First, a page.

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All penned up: Vanessa Neumann and Sig 

Well, I wanted an authentic American Wild West adventure and I got it: a real Montana cattle drive. The preponderance of cowboy hats and boots at the Bozeman, Montana airport is my first clue I'm not in Manhattan any more. A sign welcoming me to Montana on behalf of the American Legion is another. 

Montana both meets and confounds expectations. While a favourite haven of the Hollywood liberal intelligentsia (if there is such a thing), it is also a bastion of old-school conservative, even macho values. The giant roadside billboard proclaiming "Life...not a choice!" makes that pretty clear. This is closely followed by a huge distributor of Harley-Davidson motorcycles, whose sign must be visible for miles. 

You drive along wide, perfectly-paved stretches of motorway with scarcely any cars, beneath a sky that's not as big as it's reputed to be. Instead, broad swathes of blue are carved out by a shifting array of encircling mountains, creating a landscape that is a strange hybrid of the Andes and south-eastern Tanzania, and a collage of elements: rivers meander through hot arid plains ending at the feet of snow-capped mountains. 

The day I arrive is the first hot one that week but the normally glittering red and gold scenery is still frozen a dull brown by an early frost of nearly 20 below zero...Fahrenheit. 

But Montanans are made of sturdy stuff, as quickly becomes evident at Murdoch's Farm & Ranch Supply in Bozeman. Murdoch's is Americana on steroids: a massive warehouse-style department store filled to the rafters with everything from knives to cowboy boots to farm equipment. Under the blinking fluorescent lights, I dig my way through the huge selection of flannel shirts, but cannot find one small enough to fit me properly. I can't decide whether this means that Montana women are tiny and have bought out all the smalls or fat and the store doesn't stock smalls. Minutes later, I am cheerily clutching a pair of rather dashing bright turquoise cowboy boots. By the cash register, between the hunting knives and the fishing gloves with cut-off fingers, a glittering display catches my eye: silver belt buckles, the best of which proclaims the cowboy way: "Git 'er done!" We drive back to my uncle's ranch near Big Sky.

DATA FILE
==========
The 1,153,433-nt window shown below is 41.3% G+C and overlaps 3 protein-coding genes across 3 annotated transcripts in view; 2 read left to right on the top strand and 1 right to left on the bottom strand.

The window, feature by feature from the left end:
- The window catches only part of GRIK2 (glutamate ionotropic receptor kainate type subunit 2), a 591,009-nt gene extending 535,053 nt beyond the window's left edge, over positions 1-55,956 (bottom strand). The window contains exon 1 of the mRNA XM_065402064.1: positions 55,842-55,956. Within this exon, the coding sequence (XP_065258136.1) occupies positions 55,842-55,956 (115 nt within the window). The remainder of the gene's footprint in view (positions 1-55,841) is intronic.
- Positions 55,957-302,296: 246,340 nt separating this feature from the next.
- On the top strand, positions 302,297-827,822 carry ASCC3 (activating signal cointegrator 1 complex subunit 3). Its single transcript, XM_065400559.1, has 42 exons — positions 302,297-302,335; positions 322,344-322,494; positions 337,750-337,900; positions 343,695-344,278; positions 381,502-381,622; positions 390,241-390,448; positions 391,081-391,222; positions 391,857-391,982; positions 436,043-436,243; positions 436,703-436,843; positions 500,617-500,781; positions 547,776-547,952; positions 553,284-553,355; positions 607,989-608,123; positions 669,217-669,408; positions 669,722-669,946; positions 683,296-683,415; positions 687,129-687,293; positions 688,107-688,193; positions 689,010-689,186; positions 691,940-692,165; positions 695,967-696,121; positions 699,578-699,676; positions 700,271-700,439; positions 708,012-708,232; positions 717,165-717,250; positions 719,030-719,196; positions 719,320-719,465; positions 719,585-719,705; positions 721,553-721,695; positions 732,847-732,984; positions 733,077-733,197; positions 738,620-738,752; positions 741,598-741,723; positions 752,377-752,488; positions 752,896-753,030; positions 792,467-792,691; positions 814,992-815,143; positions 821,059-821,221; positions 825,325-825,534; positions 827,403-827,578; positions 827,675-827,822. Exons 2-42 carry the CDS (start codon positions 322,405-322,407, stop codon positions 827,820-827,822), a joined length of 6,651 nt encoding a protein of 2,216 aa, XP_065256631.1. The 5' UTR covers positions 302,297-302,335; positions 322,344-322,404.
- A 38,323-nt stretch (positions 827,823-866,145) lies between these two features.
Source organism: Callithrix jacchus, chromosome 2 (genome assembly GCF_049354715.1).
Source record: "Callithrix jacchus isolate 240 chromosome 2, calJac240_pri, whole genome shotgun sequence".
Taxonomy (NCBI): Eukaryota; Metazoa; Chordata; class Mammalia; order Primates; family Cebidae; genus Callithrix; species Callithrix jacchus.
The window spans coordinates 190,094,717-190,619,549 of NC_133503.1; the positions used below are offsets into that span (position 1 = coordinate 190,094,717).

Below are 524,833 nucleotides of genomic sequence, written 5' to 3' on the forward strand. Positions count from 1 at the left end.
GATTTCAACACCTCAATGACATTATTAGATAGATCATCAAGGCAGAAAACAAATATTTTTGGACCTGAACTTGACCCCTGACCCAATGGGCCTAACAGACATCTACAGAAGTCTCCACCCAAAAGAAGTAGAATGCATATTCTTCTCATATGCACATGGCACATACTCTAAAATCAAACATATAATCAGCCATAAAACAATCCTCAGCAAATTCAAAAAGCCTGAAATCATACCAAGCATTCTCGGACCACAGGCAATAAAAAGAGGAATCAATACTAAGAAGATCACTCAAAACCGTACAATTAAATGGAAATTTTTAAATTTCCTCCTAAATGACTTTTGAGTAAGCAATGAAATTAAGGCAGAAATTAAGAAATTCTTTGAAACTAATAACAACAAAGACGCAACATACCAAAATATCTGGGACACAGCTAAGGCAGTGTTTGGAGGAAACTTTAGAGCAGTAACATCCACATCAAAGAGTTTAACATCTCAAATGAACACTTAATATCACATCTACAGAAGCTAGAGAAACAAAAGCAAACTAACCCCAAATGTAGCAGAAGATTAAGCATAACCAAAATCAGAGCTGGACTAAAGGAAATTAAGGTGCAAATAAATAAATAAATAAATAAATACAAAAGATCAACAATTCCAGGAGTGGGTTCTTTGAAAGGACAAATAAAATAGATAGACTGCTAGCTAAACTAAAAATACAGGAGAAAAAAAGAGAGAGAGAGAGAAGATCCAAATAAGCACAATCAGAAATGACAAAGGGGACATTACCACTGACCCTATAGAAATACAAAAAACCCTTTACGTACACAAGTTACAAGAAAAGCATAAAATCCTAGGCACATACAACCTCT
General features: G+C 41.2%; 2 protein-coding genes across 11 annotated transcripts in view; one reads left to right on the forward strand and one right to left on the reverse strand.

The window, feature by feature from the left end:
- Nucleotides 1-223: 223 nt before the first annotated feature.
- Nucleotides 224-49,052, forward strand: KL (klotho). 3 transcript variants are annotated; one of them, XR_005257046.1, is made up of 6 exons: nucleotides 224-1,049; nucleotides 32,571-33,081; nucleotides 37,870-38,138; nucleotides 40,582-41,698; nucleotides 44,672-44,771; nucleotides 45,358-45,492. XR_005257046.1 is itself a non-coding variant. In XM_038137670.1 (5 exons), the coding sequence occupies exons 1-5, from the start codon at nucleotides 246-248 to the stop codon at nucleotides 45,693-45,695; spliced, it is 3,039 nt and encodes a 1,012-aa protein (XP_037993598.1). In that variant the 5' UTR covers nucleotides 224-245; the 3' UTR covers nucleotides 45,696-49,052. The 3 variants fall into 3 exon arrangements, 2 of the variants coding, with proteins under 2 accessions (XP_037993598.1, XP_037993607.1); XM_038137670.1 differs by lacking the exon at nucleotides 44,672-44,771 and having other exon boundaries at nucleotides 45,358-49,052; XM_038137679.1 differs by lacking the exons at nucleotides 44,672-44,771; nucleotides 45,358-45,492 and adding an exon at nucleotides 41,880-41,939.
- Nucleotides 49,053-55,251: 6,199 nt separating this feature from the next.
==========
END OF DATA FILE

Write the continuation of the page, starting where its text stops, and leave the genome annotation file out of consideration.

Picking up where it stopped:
"Git 'er done! Down in one!" is our chant a few hours hence at the Two Bit Saloon in Whitehall. Brian, the generous proprietor in jeans, navy blue shirt and navy blue baseball cap with an inexplicable LA on it (Los Angeles? Louisiana?) is bringing us over a special treat: shots of local whisky served in spent shotgun cartridges. The metallic aftertaste reminds me of the theory that the Roman Empire was, in fact, ended by mass lead poisoning. Brian's fleshy round face gives the impression of honest hard work, and the unkempt bushy brows frame brown eyes that look at you with both incisiveness and compassion. He brings us two massive helpings of deep-fried green beans: "The only way we eat vegetables around here." That explains the scarcity of small flannel shirts.

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